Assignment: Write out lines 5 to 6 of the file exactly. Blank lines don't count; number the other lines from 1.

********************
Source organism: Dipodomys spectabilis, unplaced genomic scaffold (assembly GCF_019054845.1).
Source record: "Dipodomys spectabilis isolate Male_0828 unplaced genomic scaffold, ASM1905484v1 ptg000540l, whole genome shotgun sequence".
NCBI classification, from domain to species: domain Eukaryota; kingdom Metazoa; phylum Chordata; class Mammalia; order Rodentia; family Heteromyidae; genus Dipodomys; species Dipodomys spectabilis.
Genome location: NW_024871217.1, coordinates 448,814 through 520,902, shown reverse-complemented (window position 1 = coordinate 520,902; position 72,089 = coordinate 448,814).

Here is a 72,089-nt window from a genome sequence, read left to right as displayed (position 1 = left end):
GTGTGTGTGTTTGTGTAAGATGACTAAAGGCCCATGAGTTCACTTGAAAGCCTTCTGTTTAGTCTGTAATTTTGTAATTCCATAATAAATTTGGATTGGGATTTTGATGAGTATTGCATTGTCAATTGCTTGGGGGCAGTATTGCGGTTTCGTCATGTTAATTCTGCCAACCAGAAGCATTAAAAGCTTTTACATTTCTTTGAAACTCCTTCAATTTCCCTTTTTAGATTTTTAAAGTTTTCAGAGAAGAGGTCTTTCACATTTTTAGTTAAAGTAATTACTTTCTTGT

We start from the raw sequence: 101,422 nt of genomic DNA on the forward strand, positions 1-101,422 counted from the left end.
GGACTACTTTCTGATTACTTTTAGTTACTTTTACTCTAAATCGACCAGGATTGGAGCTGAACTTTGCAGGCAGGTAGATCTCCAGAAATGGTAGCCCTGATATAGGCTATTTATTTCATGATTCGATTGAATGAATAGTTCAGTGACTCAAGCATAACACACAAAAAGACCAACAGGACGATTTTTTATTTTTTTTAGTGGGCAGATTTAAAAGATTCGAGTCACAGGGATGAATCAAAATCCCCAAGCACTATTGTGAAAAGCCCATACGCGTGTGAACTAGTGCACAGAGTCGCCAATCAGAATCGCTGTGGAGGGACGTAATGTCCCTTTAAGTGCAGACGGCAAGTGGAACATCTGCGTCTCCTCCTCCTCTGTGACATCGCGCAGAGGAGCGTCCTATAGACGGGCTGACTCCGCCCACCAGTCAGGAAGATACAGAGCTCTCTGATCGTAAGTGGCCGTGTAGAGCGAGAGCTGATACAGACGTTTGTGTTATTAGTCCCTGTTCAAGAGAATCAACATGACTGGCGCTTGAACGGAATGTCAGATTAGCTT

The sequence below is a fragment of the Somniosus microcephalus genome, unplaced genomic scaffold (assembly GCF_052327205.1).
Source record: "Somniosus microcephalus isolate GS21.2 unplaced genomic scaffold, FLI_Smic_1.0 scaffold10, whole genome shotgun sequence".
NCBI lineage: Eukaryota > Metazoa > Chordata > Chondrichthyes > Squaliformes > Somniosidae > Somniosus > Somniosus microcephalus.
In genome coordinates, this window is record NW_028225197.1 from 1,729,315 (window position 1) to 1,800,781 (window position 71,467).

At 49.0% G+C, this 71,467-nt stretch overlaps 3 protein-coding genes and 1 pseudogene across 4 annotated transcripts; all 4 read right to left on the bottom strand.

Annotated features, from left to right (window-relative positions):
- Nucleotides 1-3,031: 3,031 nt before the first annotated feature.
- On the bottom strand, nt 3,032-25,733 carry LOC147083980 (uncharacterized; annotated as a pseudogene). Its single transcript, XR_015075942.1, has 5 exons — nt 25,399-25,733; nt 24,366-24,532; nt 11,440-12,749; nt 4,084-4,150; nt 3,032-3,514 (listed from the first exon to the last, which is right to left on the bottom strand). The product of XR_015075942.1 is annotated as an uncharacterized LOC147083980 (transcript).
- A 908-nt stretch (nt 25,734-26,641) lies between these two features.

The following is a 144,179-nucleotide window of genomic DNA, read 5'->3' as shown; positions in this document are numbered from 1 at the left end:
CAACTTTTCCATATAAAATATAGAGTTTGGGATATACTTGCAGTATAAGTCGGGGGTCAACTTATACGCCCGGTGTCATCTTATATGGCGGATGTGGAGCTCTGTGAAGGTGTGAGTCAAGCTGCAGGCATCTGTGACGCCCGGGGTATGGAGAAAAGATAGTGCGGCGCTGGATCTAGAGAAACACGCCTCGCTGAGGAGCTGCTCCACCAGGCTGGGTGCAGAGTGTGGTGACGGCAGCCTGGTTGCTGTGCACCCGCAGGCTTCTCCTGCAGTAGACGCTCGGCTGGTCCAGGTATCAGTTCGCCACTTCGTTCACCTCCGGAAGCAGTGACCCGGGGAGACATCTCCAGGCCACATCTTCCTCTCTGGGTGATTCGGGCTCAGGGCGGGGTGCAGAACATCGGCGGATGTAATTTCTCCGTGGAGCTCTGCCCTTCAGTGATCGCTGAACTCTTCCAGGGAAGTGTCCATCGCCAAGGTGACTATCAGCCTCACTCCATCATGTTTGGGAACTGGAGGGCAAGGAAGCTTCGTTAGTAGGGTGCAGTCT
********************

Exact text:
Here is a 72,089-nt window from a genome sequence, read left to right as displayed (position 1 = left end):
GTGTGTGTGTTTGTGTAAGATGACTAAAGGCCCATGAGTTCACTTGAAAGCCTTCTGTTTAGTCTGTAATTTTGTAATTCCATAATAAATTTGGATTGGGATTTTGATGAGTATTGCATTGTCAATTGCTTGGGGGCAGTATTGCGGTTTCGTCATGTTAATTCTGCCAACCAGAAGCATTAAAAGCTTTTACATTTCTTTGAAACTCCTTCAATTTCCCTTTTTAGATTTTTAAAGTTTTCAGAGAAGAGGTCTTTCACATTTTTAGTTAAAGTAATTACTTTCTTGT